Polytech Sorbonne : Open Ruche
  • Education

Open Hive: Polytech students fly to the rescue of bees

On May 24, students from the Polytech Sorbonne engineering school presented several of their research projects to some thirty industrialists. Among them, Yann Douze's fourth year students in electronics and computer science, and their connected beehive project: Open Ruche.

Yann Douze has been an associate professor at Polytech Sorbonne for the past twenty years, and is responsible for the electronics and computer science for embedded systems specialization. For the past two years, with the help of Sylvain Viateur, an engineer from the electronics platform, he has been helping fourth-year students design a complete embedded system for their connected beehive project.

How did this idea come about in the professor's mind? He explains, "I have been beekeeping as a hobby for five years and I own three hives. I've always been curious about how bees live and work in their habitat, so curious that I even tinkered with weight sensors for my hives. I thought this would be a great project for my students."

Open Ruche aims to collect the information emitted by the hives in order to respond to the problems faced by bees and, by analogy, beekeepers. And these are numerous:

  • - Climate change and unstable weather (periods of great drought, disrupted seasons);
  • - Pesticide poisoning;
  • - Hive thefts, more and more frequent;
  • - The proliferation of the varroa mite, a parasitic mite that carries a highly contagious virus;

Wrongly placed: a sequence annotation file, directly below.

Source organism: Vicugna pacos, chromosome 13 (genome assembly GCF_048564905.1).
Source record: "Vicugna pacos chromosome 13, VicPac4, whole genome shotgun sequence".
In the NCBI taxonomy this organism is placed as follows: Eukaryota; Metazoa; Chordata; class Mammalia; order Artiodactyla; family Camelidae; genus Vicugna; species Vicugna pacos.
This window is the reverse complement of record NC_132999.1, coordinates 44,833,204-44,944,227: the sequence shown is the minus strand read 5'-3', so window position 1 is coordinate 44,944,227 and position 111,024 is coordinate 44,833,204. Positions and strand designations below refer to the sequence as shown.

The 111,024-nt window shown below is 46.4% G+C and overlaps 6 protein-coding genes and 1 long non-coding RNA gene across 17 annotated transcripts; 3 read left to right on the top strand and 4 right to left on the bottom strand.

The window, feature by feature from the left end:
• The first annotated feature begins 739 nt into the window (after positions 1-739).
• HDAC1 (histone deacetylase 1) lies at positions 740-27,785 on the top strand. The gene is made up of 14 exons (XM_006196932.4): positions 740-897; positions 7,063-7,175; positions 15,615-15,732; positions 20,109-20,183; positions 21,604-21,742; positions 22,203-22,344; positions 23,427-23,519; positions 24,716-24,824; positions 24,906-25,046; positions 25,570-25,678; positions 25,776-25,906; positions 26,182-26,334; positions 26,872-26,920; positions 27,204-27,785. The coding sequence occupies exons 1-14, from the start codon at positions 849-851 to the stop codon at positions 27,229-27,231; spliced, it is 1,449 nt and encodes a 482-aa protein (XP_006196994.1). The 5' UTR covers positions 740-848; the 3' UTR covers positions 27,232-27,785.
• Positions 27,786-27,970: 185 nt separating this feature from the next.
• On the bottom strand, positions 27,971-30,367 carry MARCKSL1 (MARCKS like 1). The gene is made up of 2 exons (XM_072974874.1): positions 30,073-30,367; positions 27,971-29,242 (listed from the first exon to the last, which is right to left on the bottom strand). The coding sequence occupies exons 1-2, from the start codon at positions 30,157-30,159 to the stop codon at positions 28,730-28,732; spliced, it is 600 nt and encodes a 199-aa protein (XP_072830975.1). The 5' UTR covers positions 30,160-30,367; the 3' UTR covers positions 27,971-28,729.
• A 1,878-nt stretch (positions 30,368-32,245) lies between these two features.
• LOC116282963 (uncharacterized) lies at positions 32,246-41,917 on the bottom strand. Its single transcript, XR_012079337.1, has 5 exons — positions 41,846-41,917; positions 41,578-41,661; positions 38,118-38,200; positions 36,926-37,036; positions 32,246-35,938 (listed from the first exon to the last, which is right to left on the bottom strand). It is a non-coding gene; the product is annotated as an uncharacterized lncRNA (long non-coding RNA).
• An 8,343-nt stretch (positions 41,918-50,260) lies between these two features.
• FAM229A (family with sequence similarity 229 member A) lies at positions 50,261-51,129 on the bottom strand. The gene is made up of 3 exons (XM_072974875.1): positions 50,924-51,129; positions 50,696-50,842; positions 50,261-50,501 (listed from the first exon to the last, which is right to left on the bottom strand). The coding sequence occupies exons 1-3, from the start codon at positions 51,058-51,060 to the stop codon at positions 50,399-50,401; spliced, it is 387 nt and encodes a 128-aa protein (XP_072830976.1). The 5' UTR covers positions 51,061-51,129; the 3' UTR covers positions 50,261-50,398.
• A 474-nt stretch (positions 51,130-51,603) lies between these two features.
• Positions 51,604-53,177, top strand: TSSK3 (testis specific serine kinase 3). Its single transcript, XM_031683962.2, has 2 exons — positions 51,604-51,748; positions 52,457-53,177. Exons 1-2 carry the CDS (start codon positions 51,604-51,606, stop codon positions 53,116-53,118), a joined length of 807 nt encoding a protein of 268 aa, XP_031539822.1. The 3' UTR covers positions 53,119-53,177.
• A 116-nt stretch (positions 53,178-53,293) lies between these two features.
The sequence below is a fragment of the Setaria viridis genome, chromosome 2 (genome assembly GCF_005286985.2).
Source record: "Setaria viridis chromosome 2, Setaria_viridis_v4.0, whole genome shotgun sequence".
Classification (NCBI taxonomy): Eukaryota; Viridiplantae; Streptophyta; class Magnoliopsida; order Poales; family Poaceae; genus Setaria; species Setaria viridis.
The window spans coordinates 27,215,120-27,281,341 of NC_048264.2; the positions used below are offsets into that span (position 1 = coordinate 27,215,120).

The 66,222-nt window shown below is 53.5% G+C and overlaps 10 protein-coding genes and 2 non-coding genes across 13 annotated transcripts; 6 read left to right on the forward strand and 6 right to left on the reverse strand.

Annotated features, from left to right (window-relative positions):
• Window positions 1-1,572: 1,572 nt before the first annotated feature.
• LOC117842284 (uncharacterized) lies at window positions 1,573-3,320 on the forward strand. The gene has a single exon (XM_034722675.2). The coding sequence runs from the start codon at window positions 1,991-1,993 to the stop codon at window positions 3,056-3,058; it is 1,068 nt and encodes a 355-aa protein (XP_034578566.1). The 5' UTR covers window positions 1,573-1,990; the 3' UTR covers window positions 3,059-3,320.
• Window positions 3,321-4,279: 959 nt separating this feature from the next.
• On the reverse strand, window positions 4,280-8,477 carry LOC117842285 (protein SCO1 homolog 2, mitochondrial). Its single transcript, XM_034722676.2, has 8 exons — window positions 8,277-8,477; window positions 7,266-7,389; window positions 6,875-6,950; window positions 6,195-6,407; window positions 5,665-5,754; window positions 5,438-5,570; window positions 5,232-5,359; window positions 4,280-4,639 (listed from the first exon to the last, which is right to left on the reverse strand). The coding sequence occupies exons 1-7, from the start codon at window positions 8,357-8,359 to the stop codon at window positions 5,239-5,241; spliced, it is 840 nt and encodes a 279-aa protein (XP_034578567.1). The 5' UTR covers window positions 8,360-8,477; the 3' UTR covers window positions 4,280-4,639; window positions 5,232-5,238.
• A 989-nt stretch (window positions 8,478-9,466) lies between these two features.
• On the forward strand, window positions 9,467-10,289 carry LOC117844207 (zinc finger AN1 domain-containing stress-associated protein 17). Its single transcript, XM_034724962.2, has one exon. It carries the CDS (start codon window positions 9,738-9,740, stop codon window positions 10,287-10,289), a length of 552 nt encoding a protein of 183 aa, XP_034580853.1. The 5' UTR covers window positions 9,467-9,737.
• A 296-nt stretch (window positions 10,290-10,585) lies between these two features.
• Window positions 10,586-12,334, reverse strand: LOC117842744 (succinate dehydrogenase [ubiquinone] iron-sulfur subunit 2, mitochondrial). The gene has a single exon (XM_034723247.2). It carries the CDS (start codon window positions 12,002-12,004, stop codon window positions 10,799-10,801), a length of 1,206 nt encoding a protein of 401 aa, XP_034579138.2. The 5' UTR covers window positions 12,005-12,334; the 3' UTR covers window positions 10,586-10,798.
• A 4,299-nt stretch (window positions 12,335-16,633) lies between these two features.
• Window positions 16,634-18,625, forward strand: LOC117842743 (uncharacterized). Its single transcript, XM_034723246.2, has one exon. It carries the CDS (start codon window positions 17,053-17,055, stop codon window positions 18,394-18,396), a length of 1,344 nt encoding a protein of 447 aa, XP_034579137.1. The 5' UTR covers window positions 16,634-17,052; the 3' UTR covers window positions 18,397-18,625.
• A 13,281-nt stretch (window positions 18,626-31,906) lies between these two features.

• - The invasion of the Asian hornet, which kills, scares and stresses the bees.

About fifteen hives already monitored

"All these factors weaken bees and their honey production. The Open Hive system tries to find solutions by studying the hives and the behavior of their tenants. It collects data that will generate SMS or e-mail alerts sent to beekeepers," explains Yann Douze.

To this end, the first two classes of Polytech Sorbonne students had to work on the design of several sensors: weight, luminosity, temperature and humidity. "Next year, the new fourth-year students will work on a sensor that will analyze the sound frequencies of bees in the hive," says Yann Douze.

To test the feasibility of the project, the students deployed the sensors on 15 hives in the city of Plaisir's school apiary in the Yvelines. "This is typically a participatory research project that "connects" students, teachers and beekeepers together." And the professor concludes: "Open Ruche is also fully integrated into Polytech Sorbonne's DD&RS* strategy."

Will the future of bees and beekeepers be in the connected hive?

*Stainable Development and Social Responsibility

Connected hives have a cost

If many amateur beekeepers are interested in such systems, the price of connected hives available on the market is far too high (between €300 and €800). 

"With Open Hive, the idea is also to offer an open source software that beekeepers can use as they wish and set up according to their needs, at no cost", explains Yann Douze. "This software will allow them to check if there is a good honey flow thanks to the weight sensor for example or if the bees are not stressed or disturbed in any way."